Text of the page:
Maria Hambly-Allen Dip.Shi. FwSS. FNTP
Liskeard, Cornwall.

What Is Shiatsu?

Shiatsu is a traditional hands-on Japanese healing therapy and is carried out whilst fully clothed. It originated in Japan from Traditional Chinese Medicine, with influences from more recent western therapies. The aim is to restore health by activating the body's self-healing system.

The philosophy underlying Shiatsu is that vital energy (Ki or Chi) flows throughout the body in a series of channels called Meridians. Most of the Meridians are linked to a body organ. When the Ki circulating through the Meridians becomes blocked or depleted, we experience this as a pain or an ailment at a physical or emotional level.

Shiatsu uses the same Meridian pathways/points as Acupuncture, but instead of using needles, the Shiatsu practitioner uses a variety of techniques to improve energy flow. Shiatsu means 'finger pressure' in Japanese, in practice however, a practitioner uses touch and comfortable pressure which includes gentle holding, pressing with palms, thumbs, fingers, elbows, knees and feet, manipulative techniques, and when appropriate more dynamic rotations and stretches, to adjust the body's physical structure and balance its energy flow.

It is a deeply calming experience and regular treatments can alleviate stress. It also may help with with a wide range of health problems including back pain and other structural problems such as improved posture and flexibility, circulation, breathing and mental awareness.

When clients first come for treatments, they often have low energy levels, disturbed sleep, digestive problems or suffer from headaches - clients report huge relief from these problems. It also aids the elimination of toxins and waste products. It is a physical therapy that supports and strengthens the body's natural ability to heal and balance itself. It works on the whole person – not just with the physical body, but also with the psychological and emotional aspects of well-being.

Shiatsu massage is deeply relaxing, so there's no need to have a chronic condition, just come along, lie down and enjoy! Following a treatment, you may have a feeling of increased vitality, feel invigorated and yet relaxed. If requested, diet and lifestyles are studied and advice and recommendations given.

In addition to being regularly used by thousands of people all over the world, a variety of charities, health foundations, NHS trusts and hospitals in the United Kingdom provide Shiatsu to support patients whilst receiving treatment for a range of health issues and to help them maintain their general wellbeing.

My Shiatsu is based on the Five Element Theory of Traditional Chinese Medicine with much focus given to the acupuncture points. I also use Zen Shiatsu.


The number of sessions depends on the individual's requirements. If having Shiatsu purely for relaxation purposes, the number and frequency of sessions is entirely up to the client. For therapeutic purposes and to see longer term benefits, it is advised to start off with a series of weekly or fortnightly sessions, and then reduce the frequency to meet their needs.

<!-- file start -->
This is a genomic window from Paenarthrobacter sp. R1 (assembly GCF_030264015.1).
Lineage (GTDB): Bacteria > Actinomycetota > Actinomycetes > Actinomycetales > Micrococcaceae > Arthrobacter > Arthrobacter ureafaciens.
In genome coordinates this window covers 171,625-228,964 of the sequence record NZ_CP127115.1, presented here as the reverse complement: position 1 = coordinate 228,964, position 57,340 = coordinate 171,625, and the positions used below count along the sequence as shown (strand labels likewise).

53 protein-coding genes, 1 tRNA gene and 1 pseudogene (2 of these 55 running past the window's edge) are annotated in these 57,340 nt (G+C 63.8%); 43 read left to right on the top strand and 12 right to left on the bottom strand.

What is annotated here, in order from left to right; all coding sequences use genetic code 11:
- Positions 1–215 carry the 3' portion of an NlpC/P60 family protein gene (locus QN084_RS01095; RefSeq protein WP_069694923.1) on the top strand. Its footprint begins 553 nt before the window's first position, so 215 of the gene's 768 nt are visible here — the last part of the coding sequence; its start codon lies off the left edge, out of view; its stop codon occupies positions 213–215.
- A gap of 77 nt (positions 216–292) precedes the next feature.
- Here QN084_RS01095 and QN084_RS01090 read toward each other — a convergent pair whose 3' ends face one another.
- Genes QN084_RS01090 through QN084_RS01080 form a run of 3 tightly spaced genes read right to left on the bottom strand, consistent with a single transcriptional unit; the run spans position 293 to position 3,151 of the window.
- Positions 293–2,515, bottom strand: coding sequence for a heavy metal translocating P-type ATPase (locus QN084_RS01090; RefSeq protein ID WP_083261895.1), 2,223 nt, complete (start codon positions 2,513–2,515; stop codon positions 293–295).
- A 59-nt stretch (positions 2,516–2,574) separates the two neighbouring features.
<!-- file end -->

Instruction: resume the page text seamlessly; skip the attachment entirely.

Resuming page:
Please wear loose, comfortable (preferably natural fibre) clothing.  It is advisable to abstain from alcohol on the day of a treatment and avoid any strenuous activity, and to remember the importance of drinking plenty of good quality water. 

Shiatsu is classically done on a futon mattress on the floor, but I have the option of a regular treatment table or therapy chair if this is necessary. 

I have a dedicated, modern treatment room and ample free parking.

History of Shiatsu

Massage, along with acupuncture and herbalism, was for centuries an integral part of Traditional Chinese Medicine.  This was introduced to Japan by a Buddhist monk in the 6th century. The Japanese developed and refined many of its methods to suit their own physiology, temperament and cli­mate.  In particular, they developed the manual healing and diagnostic arts, evolving special techniques of abdominal diagnosis, treatment and massage, which are used in shiatsu today.

However, the practice of massage known by the old name of Anma (anmo or tuina in China) became gradually divorced from medicine and more associated with relaxation and pleasure. Certain practitioners were concerned to preserve massage and related techniques as an accepted healing art.

In the early part of the 20th century, one such practitioner, Tamai Tempaku, incorporated the newer Western sciences of anatomy and physiology and disciplines such as physiotherapy and chiropractic into several older meth­ods of treatment. Originally he used the term Shiatsu Ryoho or finger pressure way of healing, then Shiatsu Ho or finger pressure method.  Now known simply as Shiatsu, it was officially recognized as a therapy by the Japanese Government in 1964, so distinguishing it from Anma and Western massage.

Styles of Shiatsu

Many early Shiatsu practitioners developed their own style and some, including Tokojiro Namikoshi and Shizuto Masunaga, founded schools that helped establish Shiatsu as a therapy.

Today, Shiatsu has a number of different styles, philosophical approaches and theoretical bases and practitioners around the world are still evolving new approaches to treatment. Some concentrate on acupressure (acupuncture) points, while others emphasise more general work on the body or along the pathways of energy to influence the Ki that flows in them.  Other styles high­light diagnostic systems, such as the Five Element system or the Macrobiotic approach.  However all are fundamentally based on Traditional Chinese Medicine.

Traditional Chinese Acupuncture Points

Maria Hambly-Allen

Maria Hambly-Allen